Here's another map . . . but unless you read Korean it doesn't really help that much.
Julianne suggested something to do with bees . . . they're rather close to the path if they are . . .
From the brief glances I made at the restaurants it looks like they serve anju (drinking snacks) and will cook up some fish . . . I think there may also be one or two dokgabli places also.
Hmmm . . . fish. I'd caution foreign people visiting here from eating any raw fish entrees if they offer them. If it's cooked go for it--raw, eat at your own risk.
Hmmm . . . bundagee (silk worm larvae)--delicious! Julianne still won't try it--I'm not giving up!
This is a great example of how Korean eating space is organized. Very open with no dividers between the tables and easy access to socializing with neighboring diners if you're feeling sociable. Also, you sit on the floor--no chairs. For this particular location it's an open-air design, but you'll see similar organizations of restaurant space for indoor places too.
You do have to pay a fee to go up to the temple. It's 1,300won. The ticket booth is on the right at the end of this structure.
There are a great series of small rock-plateaus with water running over them and tiny little waterfalls that run parallel to the path up to the temple.
Looking back at the ticket booth and restaurant you can just see tables on the left side that sit on top of the running water and rocks--cool.
I really like this pic . . . I didn't know how it would turn out but the sunlight, flowers, and lanterns look really nice.
This is taken standing in the middle of the stream/small river that runs down from the temple. I imagine it must be a great place to cool off during the heat and humidity of Korean summers.
There are several nice locations along the stream running parallel to the path up to the temple that have great photo ops.
In Part 4 of my 2008 post I wrote about how one of Julianne's co-teachers did some Internet research and found this,
Princess Shuni of Yuan of China and the Lovesick SnakeThe princess and a 'common man' met each other and fell in love with one another. Because they were in love they chose to meet each other every night. The king found out about their meetings and had the common man killed. When the common man was killed a snake suddenly appeared. The people who witnessed this event said that the snake was the common man reincarnated.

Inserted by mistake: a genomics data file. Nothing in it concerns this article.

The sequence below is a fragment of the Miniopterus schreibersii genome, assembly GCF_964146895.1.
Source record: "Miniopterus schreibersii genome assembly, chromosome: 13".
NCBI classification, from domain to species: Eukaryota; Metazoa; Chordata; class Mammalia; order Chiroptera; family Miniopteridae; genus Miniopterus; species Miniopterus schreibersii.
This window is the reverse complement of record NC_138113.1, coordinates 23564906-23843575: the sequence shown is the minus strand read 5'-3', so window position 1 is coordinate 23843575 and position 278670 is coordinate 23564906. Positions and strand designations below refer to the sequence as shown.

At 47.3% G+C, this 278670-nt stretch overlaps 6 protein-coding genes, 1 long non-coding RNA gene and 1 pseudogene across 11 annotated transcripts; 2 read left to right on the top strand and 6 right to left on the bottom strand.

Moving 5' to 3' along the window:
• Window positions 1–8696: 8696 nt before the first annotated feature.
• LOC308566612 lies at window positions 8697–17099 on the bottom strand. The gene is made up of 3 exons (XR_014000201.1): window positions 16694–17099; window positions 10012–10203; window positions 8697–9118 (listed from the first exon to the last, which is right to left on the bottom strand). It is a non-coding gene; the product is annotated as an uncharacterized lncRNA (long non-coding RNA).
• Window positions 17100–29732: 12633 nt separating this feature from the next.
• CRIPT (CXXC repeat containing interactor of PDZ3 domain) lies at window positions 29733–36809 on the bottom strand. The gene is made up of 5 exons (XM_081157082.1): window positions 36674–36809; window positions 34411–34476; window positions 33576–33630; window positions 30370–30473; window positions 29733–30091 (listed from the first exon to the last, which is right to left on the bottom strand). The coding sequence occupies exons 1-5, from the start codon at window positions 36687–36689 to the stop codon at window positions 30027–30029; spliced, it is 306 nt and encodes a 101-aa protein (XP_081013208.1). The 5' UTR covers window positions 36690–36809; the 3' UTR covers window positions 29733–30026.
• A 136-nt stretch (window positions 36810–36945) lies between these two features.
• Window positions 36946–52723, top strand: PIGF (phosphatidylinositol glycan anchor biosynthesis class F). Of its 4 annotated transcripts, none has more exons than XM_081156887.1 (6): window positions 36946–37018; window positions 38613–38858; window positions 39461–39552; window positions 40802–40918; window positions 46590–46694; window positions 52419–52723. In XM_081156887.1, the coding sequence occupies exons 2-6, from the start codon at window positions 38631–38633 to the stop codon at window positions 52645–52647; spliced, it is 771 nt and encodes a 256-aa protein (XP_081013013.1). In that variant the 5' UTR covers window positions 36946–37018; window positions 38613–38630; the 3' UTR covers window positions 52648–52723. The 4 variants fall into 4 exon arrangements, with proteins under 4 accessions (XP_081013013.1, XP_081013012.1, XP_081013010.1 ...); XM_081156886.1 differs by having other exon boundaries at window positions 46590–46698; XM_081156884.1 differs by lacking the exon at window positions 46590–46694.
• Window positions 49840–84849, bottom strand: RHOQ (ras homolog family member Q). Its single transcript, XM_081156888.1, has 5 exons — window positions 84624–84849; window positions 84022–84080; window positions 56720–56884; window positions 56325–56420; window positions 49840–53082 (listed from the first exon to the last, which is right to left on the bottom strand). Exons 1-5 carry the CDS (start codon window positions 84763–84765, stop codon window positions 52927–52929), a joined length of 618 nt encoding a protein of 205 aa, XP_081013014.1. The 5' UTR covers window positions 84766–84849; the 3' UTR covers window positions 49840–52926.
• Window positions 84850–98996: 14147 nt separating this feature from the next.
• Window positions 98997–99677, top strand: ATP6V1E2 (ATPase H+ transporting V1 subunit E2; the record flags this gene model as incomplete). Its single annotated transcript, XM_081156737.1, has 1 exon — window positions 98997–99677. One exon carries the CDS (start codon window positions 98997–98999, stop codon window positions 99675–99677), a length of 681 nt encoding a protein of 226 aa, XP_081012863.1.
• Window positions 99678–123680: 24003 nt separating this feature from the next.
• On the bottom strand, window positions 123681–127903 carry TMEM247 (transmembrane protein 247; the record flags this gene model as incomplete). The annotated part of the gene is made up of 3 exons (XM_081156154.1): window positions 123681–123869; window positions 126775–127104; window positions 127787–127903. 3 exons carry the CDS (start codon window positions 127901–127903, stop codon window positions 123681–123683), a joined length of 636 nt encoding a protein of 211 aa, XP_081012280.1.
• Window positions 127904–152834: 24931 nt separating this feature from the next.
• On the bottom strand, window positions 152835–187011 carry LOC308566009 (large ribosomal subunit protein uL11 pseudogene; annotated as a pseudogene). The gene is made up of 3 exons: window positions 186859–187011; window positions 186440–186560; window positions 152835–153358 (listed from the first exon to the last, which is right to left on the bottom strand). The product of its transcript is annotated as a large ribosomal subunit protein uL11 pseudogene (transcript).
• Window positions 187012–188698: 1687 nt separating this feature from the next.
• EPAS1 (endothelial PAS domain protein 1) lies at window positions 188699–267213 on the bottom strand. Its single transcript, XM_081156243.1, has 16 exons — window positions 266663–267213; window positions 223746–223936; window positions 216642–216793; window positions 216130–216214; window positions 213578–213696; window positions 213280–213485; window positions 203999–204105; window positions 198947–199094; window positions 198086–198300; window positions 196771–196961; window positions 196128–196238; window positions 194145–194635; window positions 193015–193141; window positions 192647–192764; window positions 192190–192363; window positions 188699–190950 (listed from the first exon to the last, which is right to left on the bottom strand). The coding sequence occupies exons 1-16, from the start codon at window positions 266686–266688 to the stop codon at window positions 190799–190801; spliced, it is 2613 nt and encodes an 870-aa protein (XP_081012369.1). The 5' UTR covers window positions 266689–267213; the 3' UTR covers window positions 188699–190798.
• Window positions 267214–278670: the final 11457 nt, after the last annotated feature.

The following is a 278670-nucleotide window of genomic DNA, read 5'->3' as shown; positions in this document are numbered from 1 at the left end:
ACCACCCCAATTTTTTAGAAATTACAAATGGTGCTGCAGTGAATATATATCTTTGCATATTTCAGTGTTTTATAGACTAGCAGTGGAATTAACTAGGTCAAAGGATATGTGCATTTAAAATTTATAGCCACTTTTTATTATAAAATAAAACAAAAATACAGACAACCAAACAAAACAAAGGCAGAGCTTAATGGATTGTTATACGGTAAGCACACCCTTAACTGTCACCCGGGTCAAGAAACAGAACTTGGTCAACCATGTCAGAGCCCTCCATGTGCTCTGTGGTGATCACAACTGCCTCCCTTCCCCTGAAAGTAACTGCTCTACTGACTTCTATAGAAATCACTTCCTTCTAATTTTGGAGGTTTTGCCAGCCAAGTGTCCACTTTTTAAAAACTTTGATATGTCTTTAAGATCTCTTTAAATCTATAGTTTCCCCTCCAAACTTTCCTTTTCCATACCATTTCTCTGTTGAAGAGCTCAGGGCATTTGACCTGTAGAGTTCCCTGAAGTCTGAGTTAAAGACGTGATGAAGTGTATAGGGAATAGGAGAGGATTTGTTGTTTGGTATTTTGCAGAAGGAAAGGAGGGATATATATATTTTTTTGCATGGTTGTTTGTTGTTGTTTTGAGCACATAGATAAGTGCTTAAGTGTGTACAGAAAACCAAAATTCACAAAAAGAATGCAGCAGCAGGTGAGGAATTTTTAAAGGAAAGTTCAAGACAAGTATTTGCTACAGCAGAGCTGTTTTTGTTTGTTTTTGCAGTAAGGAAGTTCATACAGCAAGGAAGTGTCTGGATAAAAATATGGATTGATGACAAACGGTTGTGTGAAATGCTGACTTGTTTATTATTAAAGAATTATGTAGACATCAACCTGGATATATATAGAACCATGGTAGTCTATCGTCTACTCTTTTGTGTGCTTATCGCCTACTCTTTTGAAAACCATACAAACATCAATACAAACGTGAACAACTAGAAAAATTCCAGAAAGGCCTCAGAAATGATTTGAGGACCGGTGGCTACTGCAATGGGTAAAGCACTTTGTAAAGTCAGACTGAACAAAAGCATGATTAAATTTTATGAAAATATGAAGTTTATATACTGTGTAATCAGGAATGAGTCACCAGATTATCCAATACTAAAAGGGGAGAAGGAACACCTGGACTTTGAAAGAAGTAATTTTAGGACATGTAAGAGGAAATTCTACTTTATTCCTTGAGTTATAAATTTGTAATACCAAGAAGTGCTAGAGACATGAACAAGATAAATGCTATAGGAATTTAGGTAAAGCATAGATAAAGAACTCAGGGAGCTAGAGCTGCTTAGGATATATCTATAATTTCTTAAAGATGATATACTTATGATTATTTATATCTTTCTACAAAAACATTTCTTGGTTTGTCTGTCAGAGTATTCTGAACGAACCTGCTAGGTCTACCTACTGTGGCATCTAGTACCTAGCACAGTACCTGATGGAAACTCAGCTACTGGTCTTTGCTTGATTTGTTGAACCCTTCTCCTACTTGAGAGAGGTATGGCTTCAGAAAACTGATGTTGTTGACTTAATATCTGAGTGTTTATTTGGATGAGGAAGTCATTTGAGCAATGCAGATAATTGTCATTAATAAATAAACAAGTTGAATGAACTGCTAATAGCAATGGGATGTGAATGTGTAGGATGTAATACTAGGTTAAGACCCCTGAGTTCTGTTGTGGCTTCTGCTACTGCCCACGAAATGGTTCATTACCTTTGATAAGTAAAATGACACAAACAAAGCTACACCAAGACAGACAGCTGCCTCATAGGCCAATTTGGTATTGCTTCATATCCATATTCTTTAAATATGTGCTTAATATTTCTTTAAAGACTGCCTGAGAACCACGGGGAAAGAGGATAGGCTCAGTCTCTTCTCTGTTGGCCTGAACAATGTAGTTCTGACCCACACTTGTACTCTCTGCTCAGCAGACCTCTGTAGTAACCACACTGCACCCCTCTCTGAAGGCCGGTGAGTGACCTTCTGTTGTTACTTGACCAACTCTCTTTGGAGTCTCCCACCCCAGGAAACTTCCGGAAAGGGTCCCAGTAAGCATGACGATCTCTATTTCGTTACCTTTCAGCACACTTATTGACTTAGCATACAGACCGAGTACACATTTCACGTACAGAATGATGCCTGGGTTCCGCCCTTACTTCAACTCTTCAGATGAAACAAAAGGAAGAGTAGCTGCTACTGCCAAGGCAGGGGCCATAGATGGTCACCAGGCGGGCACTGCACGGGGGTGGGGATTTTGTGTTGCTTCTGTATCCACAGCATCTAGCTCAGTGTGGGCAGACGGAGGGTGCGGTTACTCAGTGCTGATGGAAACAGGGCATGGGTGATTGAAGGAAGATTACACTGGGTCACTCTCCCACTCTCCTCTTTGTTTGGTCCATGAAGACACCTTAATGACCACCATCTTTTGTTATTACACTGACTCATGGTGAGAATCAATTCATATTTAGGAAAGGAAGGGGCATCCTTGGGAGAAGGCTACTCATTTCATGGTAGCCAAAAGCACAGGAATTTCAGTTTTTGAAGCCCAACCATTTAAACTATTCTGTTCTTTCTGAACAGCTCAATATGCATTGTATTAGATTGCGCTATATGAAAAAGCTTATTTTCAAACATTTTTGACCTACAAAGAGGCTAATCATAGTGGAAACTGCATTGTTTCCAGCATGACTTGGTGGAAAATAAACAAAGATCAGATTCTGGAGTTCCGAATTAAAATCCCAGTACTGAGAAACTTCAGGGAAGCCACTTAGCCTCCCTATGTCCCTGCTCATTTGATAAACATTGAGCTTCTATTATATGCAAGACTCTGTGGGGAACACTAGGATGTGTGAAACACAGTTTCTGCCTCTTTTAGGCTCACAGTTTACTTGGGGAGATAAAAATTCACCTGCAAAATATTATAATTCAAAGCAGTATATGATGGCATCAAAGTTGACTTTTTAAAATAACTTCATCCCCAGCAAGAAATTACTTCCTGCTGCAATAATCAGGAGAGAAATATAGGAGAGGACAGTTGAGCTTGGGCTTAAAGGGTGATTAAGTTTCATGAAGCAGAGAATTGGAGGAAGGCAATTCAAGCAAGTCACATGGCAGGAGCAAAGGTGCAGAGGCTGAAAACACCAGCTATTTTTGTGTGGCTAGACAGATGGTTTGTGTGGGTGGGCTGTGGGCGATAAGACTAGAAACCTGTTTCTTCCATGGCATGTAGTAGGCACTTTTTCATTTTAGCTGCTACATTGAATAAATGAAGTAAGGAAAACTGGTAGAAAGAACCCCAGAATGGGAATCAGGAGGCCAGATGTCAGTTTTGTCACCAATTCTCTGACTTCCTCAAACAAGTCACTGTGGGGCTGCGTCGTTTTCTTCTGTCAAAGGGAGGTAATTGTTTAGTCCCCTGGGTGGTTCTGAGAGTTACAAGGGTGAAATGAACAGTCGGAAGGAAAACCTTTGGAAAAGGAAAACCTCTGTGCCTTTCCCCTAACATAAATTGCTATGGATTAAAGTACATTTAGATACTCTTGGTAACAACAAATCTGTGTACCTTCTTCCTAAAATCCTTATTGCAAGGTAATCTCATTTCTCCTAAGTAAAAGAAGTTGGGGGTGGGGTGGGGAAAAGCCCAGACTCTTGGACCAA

One night the snake came into the princess's room and coiled around her tightly and would not allow her to move. The king could not hire anyone in China to get the snake to let go so he decided the best thing to do would be to have his daughter seen by the best Buddhist monk in the world. In order to have his daughter see the best monk he had her sent to Korea. The snake refused to let go for the entire journey. Once the princess arrived in Korea the monk was able to remove the snake and free the princess. The snake was sent away by the Buddhist monk and was struck by a bolt of lightening. The snake died instantly.
The princess now felt free but also very sad. She did love the common man who turned into a snake.
The king was so greatful to the monk who freed his daughter that he built a temple in Korea to show his gratitude.
The princess was so sad that the man she loved was dead that she prayed for him at the temple every day.
Interesting story . . . this statue is one of the more interesting things you'll see while hiking up to the temple.
The lanterns looked pretty good but I just realized that at night this pathway must look freaking amazing if the lanterns are lit--I never checked to see if they are lit at night--anybody know?
Then we arrived at the Guseong waterfall . . . According to the Chuncheon city tourism site, "This is the place where climbers enjoy visiting since it has a graceful valley, if you climb up along the valley, there is Guseong waterfall with the height of 7 m that is said to make nine sounds."
It's nice . . . but in terms of other waterfalls I've seen . . . well, it's nice.
To the right of the waterfalls there is an area with a lot of pagodas (stone piles). People put them on this tree too.
Standing next to this tree looking back at the waterfalls I took this pic--ohhh, lens flare. It kind of works though . . .
There are different kinds of flowers in bloom along the path leading to the temple--Julianne noticed this one.
I took these next two pics in Part 4 of my 2008 post . . . the pavilion sits to the right of the path.
I saw this man through the doorway of one of the small restaurants. I found it unusual to see a man helping to prepare food so I had to take this picture--I don't think I've seen many Korean men (especially OLDER) working in a kitchen . . . ever.
This next pic is of the same restaurant looking in at where the grandfather had been chopping vegetables--he wasn't there this year.
And then on the right side of the path you come to the "Shadow Pond" . . .
"Unlike ancient gardens of China and Japan, Korean gardens are unique for the emphasis on the naturalness and little artificial sophistication." Hmmmm . . . okay . . . lol.
It was touching to see a father with his little boy pointing at the fish that are in the pond.
On the left of the path just before you arrive at the last stretch leading to the temple there is a large area of tiny stone pagodas that people build themselves when visiting.
At the top of the path there is a water fountain, and further up this last little stretch is another water fountain sitting next to a really nice huge tree. I really wish I was brave enough to drink the water because it looked fresh and cold . . . but I've been sick in Korea with stomach bugs and have no intentions of getting one again if possible--knock on wood.
Part 3 coming soon . . .